Serum FAM19A5 levels: A novel biomarker for neuroinflammation and neurodegeneration in major depressive disorder

Kyu Man Han, Woo Suk Tae, Aram Kim, Youbin Kang, Wooyoung Kang, June Kang, Yong Ku Kim, Bongcheol Kim, Jae Young Seong, Byung Joo Ham

Research output: Contribution to journalArticle

Abstract

Chronic low-grade inflammation contributes to the pathophysiology of major depressive disorder (MDD). This study aimed to examine the association between serum levels of FAM19A5, a novel chemokine-like peptide that reflects reactive astrogliosis and inflammatory activation in the brain, and the neurodegenerative changes of MDD by investigating the correlation between serum FAM19A5 levels and cortical thickness changes in patients with MDD. We included 52 drug-naïve patients with MDD and 60 healthy controls (HCs). Serum FAM19A5 levels were determined in peripheral venous blood samples using a sandwich enzyme-linked immunosorbent assay. All participants underwent T1-weighted structural magnetic resonance imaging. Serum FAM19A5 levels were greater in patients with MDD than in HCs. In the MDD group, there were significant inverse correlations between serum FAM19A5 levels and cortical thickness in the prefrontal regions (i.e., the left inferior and right medial superior frontal gyri), left posterior cingulate gyrus, right cuneus, and both precunei, which showed significantly reduced thickness in patients with MDD compared to HCs. However, no correlation between serum FAM19A5 level and cortical thickness was observed in the HC group. The results of our study indicate that serum FAM19A5 levels may reflect reactive astrogliosis and related neuroinflammation in MDD. Our findings also suggest that serum FAM19A5 may be a potential biomarker for the neurodegenerative changes of MDD.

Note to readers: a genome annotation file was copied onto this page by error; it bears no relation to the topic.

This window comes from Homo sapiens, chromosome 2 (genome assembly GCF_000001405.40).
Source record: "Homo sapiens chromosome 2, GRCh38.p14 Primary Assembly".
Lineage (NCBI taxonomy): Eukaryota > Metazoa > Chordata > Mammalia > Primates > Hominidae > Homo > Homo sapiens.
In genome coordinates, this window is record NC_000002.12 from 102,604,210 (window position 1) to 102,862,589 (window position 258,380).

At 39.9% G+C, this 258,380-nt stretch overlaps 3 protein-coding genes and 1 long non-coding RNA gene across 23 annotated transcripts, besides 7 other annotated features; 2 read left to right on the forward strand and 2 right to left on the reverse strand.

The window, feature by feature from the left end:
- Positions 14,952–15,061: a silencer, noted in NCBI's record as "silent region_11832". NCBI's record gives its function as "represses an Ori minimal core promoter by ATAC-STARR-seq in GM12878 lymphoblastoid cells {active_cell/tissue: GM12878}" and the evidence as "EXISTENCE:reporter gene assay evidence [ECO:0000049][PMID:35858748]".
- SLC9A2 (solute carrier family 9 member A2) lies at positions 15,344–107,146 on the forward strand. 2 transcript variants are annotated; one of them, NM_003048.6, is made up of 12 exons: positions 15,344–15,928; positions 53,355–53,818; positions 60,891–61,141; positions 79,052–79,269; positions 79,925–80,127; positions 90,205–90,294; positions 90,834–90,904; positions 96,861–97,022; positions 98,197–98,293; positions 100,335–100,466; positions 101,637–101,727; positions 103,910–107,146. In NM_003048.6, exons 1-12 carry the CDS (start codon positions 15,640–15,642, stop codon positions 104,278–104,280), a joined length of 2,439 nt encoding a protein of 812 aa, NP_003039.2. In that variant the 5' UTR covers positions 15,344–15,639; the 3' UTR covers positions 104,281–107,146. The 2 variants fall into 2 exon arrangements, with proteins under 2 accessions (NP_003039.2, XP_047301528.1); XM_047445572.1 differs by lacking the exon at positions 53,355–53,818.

Original languageEnglish
Pages (from-to)852-859
Number of pages8
JournalBrain, Behavior, and Immunity
Volume87
DOIs
Publication statusPublished - 2020 Jul

Keywords

  • Astrocyte
  • Biomarker
  • Cortical thickness
  • Depression
  • FAM19A5
  • Inflammation
  • Magnetic resonance imaging
  • Major depressive disorder
  • Reactive astrogliosis

ASJC Scopus subject areas

  • Immunology
  • Endocrine and Autonomic Systems
  • Behavioral Neuroscience

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